A United Parcel Service, Inc. employee claims the packaging and shipping giant has misclassified hub operations supervisors as exempt from receiving overtime pay.
According to the plaintiff’s proposed class and collective action, the workers perform primarily non-exempt tasks and are therefore entitled to time-and-a-half wages for every hour they worked in excess of 40 each week, in accordance with the Fair Labor Standards Act and Arkansas state law.
The plaintiff has worked for UPS as a hub operations supervisor since 2013 and is responsible for unloading and sorting packages and facilitating the unloading and sorting of packages from UPS trucks, the lawsuit says. Per the case, the plaintiff regularly works from 3:00 p.m. to 12:00 a.m. or later Monday through Friday, putting in between 55 and 60 hours per week.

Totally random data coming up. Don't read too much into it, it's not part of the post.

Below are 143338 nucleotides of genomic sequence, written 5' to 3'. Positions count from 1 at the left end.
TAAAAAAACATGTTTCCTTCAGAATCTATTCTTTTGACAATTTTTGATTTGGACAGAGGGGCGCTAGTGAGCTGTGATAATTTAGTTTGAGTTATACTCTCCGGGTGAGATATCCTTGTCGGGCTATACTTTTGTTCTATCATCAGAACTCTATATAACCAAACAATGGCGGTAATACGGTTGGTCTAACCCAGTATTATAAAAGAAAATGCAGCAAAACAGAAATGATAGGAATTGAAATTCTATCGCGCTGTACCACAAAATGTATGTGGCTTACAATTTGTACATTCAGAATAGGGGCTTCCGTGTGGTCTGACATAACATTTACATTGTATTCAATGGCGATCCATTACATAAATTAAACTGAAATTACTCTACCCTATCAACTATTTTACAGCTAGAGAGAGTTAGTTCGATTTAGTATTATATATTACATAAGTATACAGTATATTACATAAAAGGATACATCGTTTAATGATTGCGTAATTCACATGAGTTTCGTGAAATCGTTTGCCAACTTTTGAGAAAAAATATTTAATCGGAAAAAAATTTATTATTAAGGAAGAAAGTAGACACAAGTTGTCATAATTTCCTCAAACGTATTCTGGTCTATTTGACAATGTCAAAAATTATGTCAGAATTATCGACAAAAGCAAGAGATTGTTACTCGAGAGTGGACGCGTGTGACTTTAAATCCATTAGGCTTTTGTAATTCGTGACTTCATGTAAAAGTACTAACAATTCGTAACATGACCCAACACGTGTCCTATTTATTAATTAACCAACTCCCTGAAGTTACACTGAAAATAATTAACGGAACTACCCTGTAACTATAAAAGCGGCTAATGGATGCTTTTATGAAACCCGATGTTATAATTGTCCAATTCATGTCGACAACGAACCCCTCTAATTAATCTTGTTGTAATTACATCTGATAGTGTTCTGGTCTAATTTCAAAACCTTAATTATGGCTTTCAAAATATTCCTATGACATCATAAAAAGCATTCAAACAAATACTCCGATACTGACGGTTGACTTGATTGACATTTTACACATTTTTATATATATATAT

Despite working more than 40 hours per week, the plaintiff has been misclassified as exempt from receiving time-and-a-half overtime pay, the lawsuit attests. According to the suit, the plaintiff and other hub operations supervisors are not responsible for hiring or firing other employees and do not exercise discretion or independent judgment with respect to matters of significance. The lawsuit claims hub operations supervisors’ duties are “repetitive, rote or mechanical tasks which were subject to close review and management.” Rather than making significant decisions on their own, the workers regularly seek input from supervisors and, in exercising their duties, follow the defendant’s processes, the case attests.
The suit argues that in light of the nature of hub operation supervisors’ job duties, the workers should be classified as non-exempt employees entitled to receiving overtime pay yet have unlawfully been denied such by UPS.
“At all relevant times herein, Defendant has deprived Plaintiff and other salaried Hub Operations Supervisors of overtime compensation for all of the hours worked over forty per week,” the complaint in Arkansas Eastern District Court alleges.
Get class action lawsuit news sent to your inbox – sign up for ClassAction.org’s newsletter here.